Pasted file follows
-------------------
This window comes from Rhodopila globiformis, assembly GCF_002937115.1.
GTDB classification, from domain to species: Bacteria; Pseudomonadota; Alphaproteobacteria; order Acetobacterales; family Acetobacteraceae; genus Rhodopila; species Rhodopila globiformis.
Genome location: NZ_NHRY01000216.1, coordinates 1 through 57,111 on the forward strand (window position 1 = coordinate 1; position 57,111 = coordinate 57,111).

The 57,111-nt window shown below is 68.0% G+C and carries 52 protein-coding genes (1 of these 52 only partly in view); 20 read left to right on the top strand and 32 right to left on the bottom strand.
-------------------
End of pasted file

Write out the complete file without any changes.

This window comes from Rhodopila globiformis, assembly GCF_002937115.1.
GTDB classification, from domain to species: Bacteria; Pseudomonadota; Alphaproteobacteria; order Acetobacterales; family Acetobacteraceae; genus Rhodopila; species Rhodopila globiformis.
Genome location: NZ_NHRY01000216.1, coordinates 1 through 57,111 on the forward strand (window position 1 = coordinate 1; position 57,111 = coordinate 57,111).

The 57,111-nt window shown below is 68.0% G+C and carries 52 protein-coding genes (1 of these 52 only partly in view); 20 read left to right on the top strand and 32 right to left on the bottom strand.